The inspired writings also proclaim that Yahweh created individuals for himself, for his own glory:

“I will say to the north, Give up, and to the south, Do not withhold; bring my sons from afar and my daughters from the end of the earth, everyone who is called by my name, whom I created for my glory, whom I formed and made… The wild beasts will honor me, the jackals and the ostriches, for I give water in the wilderness, rivers in the desert, to give drink to my chosen people, the people whom I formed for myself that they might declare my praise.” Isaiah 43:6-7, 20-21

However, Paul says that Jesus Christ created everything for himself!

“He is the image of the invisible God, the firstborn of all creation. For by him all things were created, in heaven and on earth, visible and invisible, whether thrones or dominions or rulers or authorities—all things were created through him and for him. And he IS before all things, and in him all things hold together. And he is the head of the body, the church. He is the beginning, the firstborn from the dead, that in everything he might be preeminent.” Colossians 1:15-18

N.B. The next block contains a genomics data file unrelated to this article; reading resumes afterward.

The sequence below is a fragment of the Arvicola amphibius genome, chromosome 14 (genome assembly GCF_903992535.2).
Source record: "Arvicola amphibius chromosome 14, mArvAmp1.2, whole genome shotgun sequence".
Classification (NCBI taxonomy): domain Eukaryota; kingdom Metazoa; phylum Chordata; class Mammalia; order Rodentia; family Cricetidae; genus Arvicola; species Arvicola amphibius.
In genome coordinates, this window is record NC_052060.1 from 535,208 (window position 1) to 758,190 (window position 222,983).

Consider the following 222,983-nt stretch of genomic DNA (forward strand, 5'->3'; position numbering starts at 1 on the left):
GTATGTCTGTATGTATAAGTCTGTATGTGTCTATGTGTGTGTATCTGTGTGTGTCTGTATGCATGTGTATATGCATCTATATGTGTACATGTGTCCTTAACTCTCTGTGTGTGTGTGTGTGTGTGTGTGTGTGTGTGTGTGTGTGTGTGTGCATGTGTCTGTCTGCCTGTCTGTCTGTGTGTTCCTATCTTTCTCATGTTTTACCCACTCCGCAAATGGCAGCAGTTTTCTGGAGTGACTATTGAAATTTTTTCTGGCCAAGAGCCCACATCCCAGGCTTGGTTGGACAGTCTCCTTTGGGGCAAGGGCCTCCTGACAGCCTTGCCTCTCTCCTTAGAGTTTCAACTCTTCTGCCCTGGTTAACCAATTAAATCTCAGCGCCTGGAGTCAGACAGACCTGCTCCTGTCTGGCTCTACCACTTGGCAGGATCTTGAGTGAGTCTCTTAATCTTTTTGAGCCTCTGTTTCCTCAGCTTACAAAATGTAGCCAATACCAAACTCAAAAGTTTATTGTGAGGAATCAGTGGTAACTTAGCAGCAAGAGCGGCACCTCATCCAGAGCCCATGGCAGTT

John says something similar:

“In the beginning was the Word, and the Word was with God, and the Word was God. He was in the beginning with God. All things were made through him, and without him was not any thing made that was made. In him was life, and the life was the light of men… He was in the world, and the world was made through him, yet the world did not know him… And the Word became flesh and dwelt among us, and we have seen his glory, glory as of the only Son from the Father, full of grace and truth.” John 1:1-4, 10, 14

Amazingly, the NT takes the following Psalm which praises Yahweh for creating and sustaining the cosmos,